It would work. I’ve placed 50 farad 12 volt caps in front of the battery bank before and it does add to the total capacity of the system. The issue is that no one that I know of has ever built a massive capacitor bank in order to run from continuously. In theory a 20,000 Farad bank would perform better than any battery chemistry and would have an extreme lifespan compared to even Lithium chemistry batteries. The electric revolution is already here, but the storage side of the equation is still years away. Until Graphene hybrids are available at lead acid prices we will be moving forward at a snails pace. The company I do battery research for is working on these technologies: https://www.caleb-battery.com/
But it is still an expensive battery because of the materials they use. Graphene batteries show the promise of inexpensive batteries with long life and will perform under extreme abuse (they have shown to take bullet holes and still perform at the same capacity just like Li/Po batteries do).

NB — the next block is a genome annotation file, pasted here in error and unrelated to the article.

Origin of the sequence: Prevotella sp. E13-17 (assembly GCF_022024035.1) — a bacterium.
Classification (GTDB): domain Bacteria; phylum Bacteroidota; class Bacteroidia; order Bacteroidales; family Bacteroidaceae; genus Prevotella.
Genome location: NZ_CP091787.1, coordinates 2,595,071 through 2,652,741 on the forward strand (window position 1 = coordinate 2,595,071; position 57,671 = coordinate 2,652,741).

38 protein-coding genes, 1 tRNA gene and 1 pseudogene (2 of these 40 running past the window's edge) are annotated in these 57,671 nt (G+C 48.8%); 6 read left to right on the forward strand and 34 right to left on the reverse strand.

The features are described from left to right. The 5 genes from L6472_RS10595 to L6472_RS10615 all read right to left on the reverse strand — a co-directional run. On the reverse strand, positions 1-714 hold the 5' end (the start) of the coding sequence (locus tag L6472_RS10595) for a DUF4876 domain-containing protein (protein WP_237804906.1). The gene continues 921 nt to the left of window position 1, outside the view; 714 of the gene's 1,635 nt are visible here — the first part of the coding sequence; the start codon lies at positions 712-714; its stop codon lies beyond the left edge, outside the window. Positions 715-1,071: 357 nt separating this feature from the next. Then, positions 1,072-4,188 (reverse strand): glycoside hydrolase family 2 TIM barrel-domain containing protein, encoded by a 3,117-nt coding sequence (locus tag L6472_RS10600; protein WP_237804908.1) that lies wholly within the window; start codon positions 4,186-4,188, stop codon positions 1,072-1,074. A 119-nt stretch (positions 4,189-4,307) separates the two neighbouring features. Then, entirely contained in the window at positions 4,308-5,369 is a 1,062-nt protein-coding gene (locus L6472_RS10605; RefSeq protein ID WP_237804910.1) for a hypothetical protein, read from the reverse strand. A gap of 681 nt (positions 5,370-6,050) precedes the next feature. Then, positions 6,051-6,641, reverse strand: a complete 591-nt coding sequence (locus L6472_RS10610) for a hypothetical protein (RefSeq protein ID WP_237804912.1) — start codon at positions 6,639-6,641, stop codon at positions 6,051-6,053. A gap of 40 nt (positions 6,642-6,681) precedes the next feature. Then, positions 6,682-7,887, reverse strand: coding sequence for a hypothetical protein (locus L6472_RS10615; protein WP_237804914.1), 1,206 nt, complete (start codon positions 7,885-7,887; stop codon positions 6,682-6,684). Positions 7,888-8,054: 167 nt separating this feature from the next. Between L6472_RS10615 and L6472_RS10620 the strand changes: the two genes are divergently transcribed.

The video was shown with no load, but with a load such as a drill or small vacuum it does change the waveform a bit. I am designing an inverter that will take a high voltage DC bank of batteries and convert directly to pure sine wave with no step-up. This should increase efficiency and allow a much smaller footprint for the inverter, and also be much easier on the batteries since they wont have to supply but more than 10 amps per 120VAC leg (double stacked). Charging will change to a simple digitally controlled converter and then into the battery bank. I.E. rectified 240VAC into a 180VDC battery bank digitally controlled by two triacs (phase control).
This setup should simplify power conversion, increase efficiency and greatly increase the life of the battery bank. Basic testing of this system shows a set of 30 Trojan T-105’s that barely have to do any work (10-20amp max load and 5 amps constant) so it looks promising so far. Charging from the panels will be simple since we just take a high voltage string of panels and use a PID control loop to handle direct charging of the bank of batteries from the panels without step-up or step-down. This also allows me to run my 240VAC welders from the source instead of firing up a generator.